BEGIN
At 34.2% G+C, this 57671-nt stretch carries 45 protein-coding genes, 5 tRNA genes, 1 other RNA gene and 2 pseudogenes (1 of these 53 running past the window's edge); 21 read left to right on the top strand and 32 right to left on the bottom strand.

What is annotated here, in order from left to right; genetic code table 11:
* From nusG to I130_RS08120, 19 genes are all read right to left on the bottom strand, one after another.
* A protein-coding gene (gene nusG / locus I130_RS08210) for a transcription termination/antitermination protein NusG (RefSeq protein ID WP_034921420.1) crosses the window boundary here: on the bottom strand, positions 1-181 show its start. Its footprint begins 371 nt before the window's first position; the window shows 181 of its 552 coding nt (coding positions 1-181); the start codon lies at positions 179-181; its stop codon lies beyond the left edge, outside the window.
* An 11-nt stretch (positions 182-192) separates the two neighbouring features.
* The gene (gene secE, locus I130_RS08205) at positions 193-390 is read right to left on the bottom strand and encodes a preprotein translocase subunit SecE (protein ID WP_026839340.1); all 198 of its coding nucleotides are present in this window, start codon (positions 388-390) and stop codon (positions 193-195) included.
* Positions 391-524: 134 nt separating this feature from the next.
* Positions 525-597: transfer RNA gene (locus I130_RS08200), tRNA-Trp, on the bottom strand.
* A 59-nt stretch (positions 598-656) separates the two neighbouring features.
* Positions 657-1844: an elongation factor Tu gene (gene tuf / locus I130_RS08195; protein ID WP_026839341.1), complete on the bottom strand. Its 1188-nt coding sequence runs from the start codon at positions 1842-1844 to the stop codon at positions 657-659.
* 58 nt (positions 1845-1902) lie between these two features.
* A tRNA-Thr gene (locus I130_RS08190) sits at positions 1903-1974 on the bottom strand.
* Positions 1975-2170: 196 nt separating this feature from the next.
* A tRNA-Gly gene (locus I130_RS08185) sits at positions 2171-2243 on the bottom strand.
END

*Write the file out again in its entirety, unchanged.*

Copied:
At 34.2% G+C, this 57671-nt stretch carries 45 protein-coding genes, 5 tRNA genes, 1 other RNA gene and 2 pseudogenes (1 of these 53 running past the window's edge); 21 read left to right on the top strand and 32 right to left on the bottom strand.

What is annotated here, in order from left to right; genetic code table 11:
* From nusG to I130_RS08120, 19 genes are all read right to left on the bottom strand, one after another.
* A protein-coding gene (gene nusG / locus I130_RS08210) for a transcription termination/antitermination protein NusG (RefSeq protein ID WP_034921420.1) crosses the window boundary here: on the bottom strand, positions 1-181 show its start. Its footprint begins 371 nt before the window's first position; the window shows 181 of its 552 coding nt (coding positions 1-181); the start codon lies at positions 179-181; its stop codon lies beyond the left edge, outside the window.
* An 11-nt stretch (positions 182-192) separates the two neighbouring features.
* The gene (gene secE, locus I130_RS08205) at positions 193-390 is read right to left on the bottom strand and encodes a preprotein translocase subunit SecE (protein ID WP_026839340.1); all 198 of its coding nucleotides are present in this window, start codon (positions 388-390) and stop codon (positions 193-195) included.
* Positions 391-524: 134 nt separating this feature from the next.
* Positions 525-597: transfer RNA gene (locus I130_RS08200), tRNA-Trp, on the bottom strand.
* A 59-nt stretch (positions 598-656) separates the two neighbouring features.
* Positions 657-1844: an elongation factor Tu gene (gene tuf / locus I130_RS08195; protein ID WP_026839341.1), complete on the bottom strand. Its 1188-nt coding sequence runs from the start codon at positions 1842-1844 to the stop codon at positions 657-659.
* 58 nt (positions 1845-1902) lie between these two features.
* A tRNA-Thr gene (locus I130_RS08190) sits at positions 1903-1974 on the bottom strand.
* Positions 1975-2170: 196 nt separating this feature from the next.
* A tRNA-Gly gene (locus I130_RS08185) sits at positions 2171-2243 on the bottom strand.